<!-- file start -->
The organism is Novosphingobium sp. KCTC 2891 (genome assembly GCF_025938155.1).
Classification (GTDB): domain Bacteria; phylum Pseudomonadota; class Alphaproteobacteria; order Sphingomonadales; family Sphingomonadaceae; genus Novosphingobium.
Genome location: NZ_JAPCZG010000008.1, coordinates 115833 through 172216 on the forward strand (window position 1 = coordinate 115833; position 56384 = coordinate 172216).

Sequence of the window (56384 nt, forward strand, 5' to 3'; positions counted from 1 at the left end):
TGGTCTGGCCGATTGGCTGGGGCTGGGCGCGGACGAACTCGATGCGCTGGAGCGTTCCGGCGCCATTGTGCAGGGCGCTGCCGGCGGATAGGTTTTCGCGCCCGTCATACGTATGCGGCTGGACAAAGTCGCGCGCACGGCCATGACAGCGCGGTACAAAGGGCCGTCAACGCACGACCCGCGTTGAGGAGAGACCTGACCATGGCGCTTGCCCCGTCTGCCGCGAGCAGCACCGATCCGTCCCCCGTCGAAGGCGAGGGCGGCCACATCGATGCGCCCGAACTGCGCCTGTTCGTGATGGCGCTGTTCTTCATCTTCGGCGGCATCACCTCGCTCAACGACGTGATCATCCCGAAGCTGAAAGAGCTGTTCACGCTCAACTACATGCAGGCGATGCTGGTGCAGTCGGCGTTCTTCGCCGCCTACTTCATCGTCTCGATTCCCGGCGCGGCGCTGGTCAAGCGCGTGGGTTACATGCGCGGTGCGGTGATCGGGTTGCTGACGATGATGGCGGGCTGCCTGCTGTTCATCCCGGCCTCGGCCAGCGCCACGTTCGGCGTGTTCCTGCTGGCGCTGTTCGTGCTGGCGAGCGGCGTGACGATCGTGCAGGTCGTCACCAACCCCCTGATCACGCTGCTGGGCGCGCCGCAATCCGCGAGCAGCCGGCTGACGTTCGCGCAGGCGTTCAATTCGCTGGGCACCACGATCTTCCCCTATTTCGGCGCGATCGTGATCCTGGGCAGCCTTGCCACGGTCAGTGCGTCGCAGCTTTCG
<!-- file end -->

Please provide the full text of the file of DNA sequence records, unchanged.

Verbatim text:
The organism is Novosphingobium sp. KCTC 2891 (genome assembly GCF_025938155.1).
Classification (GTDB): domain Bacteria; phylum Pseudomonadota; class Alphaproteobacteria; order Sphingomonadales; family Sphingomonadaceae; genus Novosphingobium.
Genome location: NZ_JAPCZG010000008.1, coordinates 115833 through 172216 on the forward strand (window position 1 = coordinate 115833; position 56384 = coordinate 172216).

Sequence of the window (56384 nt, forward strand, 5' to 3'; positions counted from 1 at the left end):
TGGTCTGGCCGATTGGCTGGGGCTGGGCGCGGACGAACTCGATGCGCTGGAGCGTTCCGGCGCCATTGTGCAGGGCGCTGCCGGCGGATAGGTTTTCGCGCCCGTCATACGTATGCGGCTGGACAAAGTCGCGCGCACGGCCATGACAGCGCGGTACAAAGGGCCGTCAACGCACGACCCGCGTTGAGGAGAGACCTGACCATGGCGCTTGCCCCGTCTGCCGCGAGCAGCACCGATCCGTCCCCCGTCGAAGGCGAGGGCGGCCACATCGATGCGCCCGAACTGCGCCTGTTCGTGATGGCGCTGTTCTTCATCTTCGGCGGCATCACCTCGCTCAACGACGTGATCATCCCGAAGCTGAAAGAGCTGTTCACGCTCAACTACATGCAGGCGATGCTGGTGCAGTCGGCGTTCTTCGCCGCCTACTTCATCGTCTCGATTCCCGGCGCGGCGCTGGTCAAGCGCGTGGGTTACATGCGCGGTGCGGTGATCGGGTTGCTGACGATGATGGCGGGCTGCCTGCTGTTCATCCCGGCCTCGGCCAGCGCCACGTTCGGCGTGTTCCTGCTGGCGCTGTTCGTGCTGGCGAGCGGCGTGACGATCGTGCAGGTCGTCACCAACCCCCTGATCACGCTGCTGGGCGCGCCGCAATCCGCGAGCAGCCGGCTGACGTTCGCGCAGGCGTTCAATTCGCTGGGCACCACGATCTTCCCCTATTTCGGCGCGATCGTGATCCTGGGCAGCCTTGCCACGGTCAGTGCGTCGCAGCTTTCG